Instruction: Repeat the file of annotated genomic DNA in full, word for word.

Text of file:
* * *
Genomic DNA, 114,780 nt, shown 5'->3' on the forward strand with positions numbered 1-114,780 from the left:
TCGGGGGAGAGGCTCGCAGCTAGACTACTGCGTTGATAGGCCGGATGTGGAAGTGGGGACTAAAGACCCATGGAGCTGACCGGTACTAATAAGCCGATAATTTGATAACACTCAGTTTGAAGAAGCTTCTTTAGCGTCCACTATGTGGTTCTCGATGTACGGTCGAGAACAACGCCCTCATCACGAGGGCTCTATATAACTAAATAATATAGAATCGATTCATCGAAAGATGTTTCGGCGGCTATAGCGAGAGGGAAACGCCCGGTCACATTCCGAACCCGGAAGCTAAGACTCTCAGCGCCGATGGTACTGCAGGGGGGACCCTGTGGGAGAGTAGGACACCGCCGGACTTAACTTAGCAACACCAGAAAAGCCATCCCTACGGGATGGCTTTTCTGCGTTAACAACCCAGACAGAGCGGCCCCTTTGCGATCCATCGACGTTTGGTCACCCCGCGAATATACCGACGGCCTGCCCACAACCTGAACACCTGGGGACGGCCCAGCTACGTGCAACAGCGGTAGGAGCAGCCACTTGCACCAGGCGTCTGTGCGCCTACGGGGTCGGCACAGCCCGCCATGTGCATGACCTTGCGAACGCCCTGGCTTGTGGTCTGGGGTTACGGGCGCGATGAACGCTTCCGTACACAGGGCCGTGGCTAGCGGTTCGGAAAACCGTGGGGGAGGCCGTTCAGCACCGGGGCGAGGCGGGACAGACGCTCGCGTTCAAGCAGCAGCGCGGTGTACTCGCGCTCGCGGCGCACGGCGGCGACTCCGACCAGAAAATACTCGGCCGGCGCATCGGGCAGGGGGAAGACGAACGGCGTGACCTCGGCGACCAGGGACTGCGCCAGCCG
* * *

Genomic DNA, 114,780 nt, shown 5'->3' on the forward strand with positions numbered 1-114,780 from the left:
TCGGGGGAGAGGCTCGCAGCTAGACTACTGCGTTGATAGGCCGGATGTGGAAGTGGGGACTAAAGACCCATGGAGCTGACCGGTACTAATAAGCCGATAATTTGATAACACTCAGTTTGAAGAAGCTTCTTTAGCGTCCACTATGTGGTTCTCGATGTACGGTCGAGAACAACGCCCTCATCACGAGGGCTCTATATAACTAAATAATATAGAATCGATTCATCGAAAGATGTTTCGGCGGCTATAGCGAGAGGGAAACGCCCGGTCACATTCCGAACCCGGAAGCTAAGACTCTCAGCGCCGATGGTACTGCAGGGGGGACCCTGTGGGAGAGTAGGACACCGCCGGACTTAACTTAGCAACACCAGAAAAGCCATCCCTACGGGATGGCTTTTCTGCGTTAACAACCCAGACAGAGCGGCCCCTTTGCGATCCATCGACGTTTGGTCACCCCGCGAATATACCGACGGCCTGCCCACAACCTGAACACCTGGGGACGGCCCAGCTACGTGCAACAGCGGTAGGAGCAGCCACTTGCACCAGGCGTCTGTGCGCCTACGGGGTCGGCACAGCCCGCCATGTGCATGACCTTGCGAACGCCCTGGCTTGTGGTCTGGGGTTACGGGCGCGATGAACGCTTCCGTACACAGGGCCGTGGCTAGCGGTTCGGAAAACCGTGGGGGAGGCCGTTCAGCACCGGGGCGAGGCGGGACAGACGCTCGCGTTCAAGCAGCAGCGCGGTGTACTCGCGCTCGCGGCGCACGGCGGCGACTCCGACCAGAAAATACTCGGCCGGCGCATCGGGCAGGGGGAAGACGAACGGCGTGACCTCGGCGACCAGGGACTGCGCCAGCCG